You’ve probably all seen it before, a huge Full Moon sitting on the horizon and you wonder why it looks much bigger than at other times? It isn’t, really; it’s an illusion.
And now, if you have heard about the close approach of the moon, or so called “Supermoon” on March 19th and are concerned about the disasters and mayem it may cause, there is no need to worry. And surely, when this so-called “Supermoon” occurs on March 19th — at its closest approach to Earth in two decades — people will indeed report that the Moon looks much bigger than normal. But it won’t really be much bigger in the sky at all. It’s all an illusion, a trick of the eye.
The moon does have an effect on the Earth with its gravity affecting ocean tides and even land to a lesser extent, but the moon on the 19th won’t interact with our planet any differently than any other time it’s been at its closest (also known as perigee).
If anything we may get slightly stronger tides, but nothing out of the ordinary.
The Moon orbits the Earth in an elliptical orbit, meaning that it is not always the same distance from the Earth. The closest the Moon ever gets to Earth (called perigee) is 364,000km, and the furthest is ever gets (Apogee) is around 406,000km (these figures vary, and in fact this Full Moon on March 19, 2011 will see a slightly closer approach of 357,000km).
So the percentage difference in distance between the average perigee and the average apogee is ~10%. That is, if the Full Moon occurs at perigee it can be up to 10% closer (and therefore larger) than if it occurred at apogee.
This is quite a significant difference, and so it is worth pointing out that the Moon does appear to be different sizes at different times throughout the year.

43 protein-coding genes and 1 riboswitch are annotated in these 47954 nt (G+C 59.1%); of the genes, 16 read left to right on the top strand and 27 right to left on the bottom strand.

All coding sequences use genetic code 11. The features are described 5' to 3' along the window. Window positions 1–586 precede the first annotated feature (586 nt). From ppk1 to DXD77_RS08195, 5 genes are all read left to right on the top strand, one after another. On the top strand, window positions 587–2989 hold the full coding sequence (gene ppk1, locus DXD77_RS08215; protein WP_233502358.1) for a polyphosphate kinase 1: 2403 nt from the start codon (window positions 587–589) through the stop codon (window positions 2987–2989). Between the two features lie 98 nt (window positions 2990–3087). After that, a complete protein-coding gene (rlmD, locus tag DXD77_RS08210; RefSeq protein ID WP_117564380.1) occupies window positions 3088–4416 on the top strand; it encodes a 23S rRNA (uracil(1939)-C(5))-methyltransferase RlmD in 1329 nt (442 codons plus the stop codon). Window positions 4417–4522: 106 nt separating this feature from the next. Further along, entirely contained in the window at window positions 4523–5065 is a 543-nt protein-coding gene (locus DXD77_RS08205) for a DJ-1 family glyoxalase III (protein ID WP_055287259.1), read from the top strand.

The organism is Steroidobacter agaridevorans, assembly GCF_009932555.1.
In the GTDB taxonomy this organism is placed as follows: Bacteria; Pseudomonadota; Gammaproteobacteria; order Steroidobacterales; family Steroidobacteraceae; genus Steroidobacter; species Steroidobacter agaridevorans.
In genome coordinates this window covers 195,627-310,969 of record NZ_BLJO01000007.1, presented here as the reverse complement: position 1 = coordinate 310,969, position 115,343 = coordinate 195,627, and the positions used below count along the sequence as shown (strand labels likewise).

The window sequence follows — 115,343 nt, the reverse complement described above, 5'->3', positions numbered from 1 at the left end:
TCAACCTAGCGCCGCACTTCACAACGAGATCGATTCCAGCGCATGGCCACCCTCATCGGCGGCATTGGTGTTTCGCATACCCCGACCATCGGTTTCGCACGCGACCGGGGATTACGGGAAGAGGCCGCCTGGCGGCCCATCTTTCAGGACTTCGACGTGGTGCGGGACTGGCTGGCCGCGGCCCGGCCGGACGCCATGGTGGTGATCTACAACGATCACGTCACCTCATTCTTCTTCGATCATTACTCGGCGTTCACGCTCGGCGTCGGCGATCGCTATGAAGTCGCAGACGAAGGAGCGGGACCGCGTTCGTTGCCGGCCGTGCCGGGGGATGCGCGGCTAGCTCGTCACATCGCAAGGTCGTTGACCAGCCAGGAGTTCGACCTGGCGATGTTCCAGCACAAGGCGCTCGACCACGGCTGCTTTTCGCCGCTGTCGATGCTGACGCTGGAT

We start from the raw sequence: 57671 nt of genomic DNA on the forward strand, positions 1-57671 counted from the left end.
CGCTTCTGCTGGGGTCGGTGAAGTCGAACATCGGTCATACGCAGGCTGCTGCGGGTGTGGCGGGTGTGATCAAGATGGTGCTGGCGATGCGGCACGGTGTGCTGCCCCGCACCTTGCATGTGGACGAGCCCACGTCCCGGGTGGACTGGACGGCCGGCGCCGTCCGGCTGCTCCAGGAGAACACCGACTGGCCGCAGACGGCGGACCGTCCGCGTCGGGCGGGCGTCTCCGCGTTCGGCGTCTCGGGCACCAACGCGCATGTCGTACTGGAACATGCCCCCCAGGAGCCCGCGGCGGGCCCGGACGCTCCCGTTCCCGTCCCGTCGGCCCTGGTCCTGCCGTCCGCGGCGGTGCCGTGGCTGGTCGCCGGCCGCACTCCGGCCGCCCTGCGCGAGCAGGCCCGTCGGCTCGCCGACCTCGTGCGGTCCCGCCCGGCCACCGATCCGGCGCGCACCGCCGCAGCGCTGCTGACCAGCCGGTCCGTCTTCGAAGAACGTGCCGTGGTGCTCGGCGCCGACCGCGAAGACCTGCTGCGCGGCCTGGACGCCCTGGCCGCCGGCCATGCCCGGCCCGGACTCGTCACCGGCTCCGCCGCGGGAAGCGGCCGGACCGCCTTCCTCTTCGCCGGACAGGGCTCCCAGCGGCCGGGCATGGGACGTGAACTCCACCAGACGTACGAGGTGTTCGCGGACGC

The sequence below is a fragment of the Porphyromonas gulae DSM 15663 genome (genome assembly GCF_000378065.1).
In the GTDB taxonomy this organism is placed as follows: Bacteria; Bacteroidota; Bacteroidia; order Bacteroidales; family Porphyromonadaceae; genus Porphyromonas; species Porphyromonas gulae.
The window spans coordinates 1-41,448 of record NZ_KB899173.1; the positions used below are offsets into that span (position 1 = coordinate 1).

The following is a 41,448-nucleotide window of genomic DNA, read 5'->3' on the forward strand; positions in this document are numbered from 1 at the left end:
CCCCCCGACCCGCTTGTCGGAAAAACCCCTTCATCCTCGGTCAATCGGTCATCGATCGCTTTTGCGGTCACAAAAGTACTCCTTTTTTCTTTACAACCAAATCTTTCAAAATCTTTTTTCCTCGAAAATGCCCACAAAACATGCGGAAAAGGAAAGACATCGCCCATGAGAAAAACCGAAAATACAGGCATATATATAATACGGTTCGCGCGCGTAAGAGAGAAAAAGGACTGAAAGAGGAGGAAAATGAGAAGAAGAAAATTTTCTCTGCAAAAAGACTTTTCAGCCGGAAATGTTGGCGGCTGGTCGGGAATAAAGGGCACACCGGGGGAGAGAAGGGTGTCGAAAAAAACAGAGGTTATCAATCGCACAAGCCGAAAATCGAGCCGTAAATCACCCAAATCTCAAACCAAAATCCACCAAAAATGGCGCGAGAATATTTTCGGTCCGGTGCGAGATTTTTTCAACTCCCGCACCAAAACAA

But that’s NOT what causes the Moon to look huge on the horizon. Such a measly 10% difference in size cannot account for the fact that people describe the Moon as “huge” when they see it low on the horizon.
What’s really causing the Moon to look huge on such occasions is the circuitry in your brain. It’s an optical illusion, so well known that it has its own name: the Moon Illusion.
If you measure the angular size of the Full Moon in the sky it varies between 36 arc minutes (0.6 degrees) at perigee, and 30 arc minutes (0.5 degrees) at apogee, but this difference will occur within a number of lunar orbits (months), not over the course of the night as the Moon rises. In fact if you measure the angular size of the Full Moon just after it rises, when it’s near the horizon, and then again hours later once it’s high in the sky, these two numbers are identical: it doesn’t change size at all.
So why does your brain think it has? There’s no clear consensus on this, but the two most reasonable explanations are as follows:
1. When the Moon is low on the horizon there are lots of objects (hills, houses, trees etc) against which you can compare its size. When it’s high in the sky it’s there in isolation. This might create something akin to the Ebbinghaus Illusion, where identically sized objects appear to be different sizes when placed in different surroundings.
Ebbinghaus Illusion – the two orange circles are exactly the same size
2. When seen against nearer foreground objects which we know to be far away from us, our brain thinks something like this: “wow, that Moon is even further than those trees, and they’re really far away. And despite how far away it is, it still looks pretty big. That must mean the Moon is huge!”.
These two factors combine to fool our brains into “seeing” a larger Moon when its near the horizon compared with when it’s overhead, even when our eyes – and our instruments – see it as exactly the same size.
Source: “Moon Illusion” on Dark Sky Diary Special thanks to Steve Owens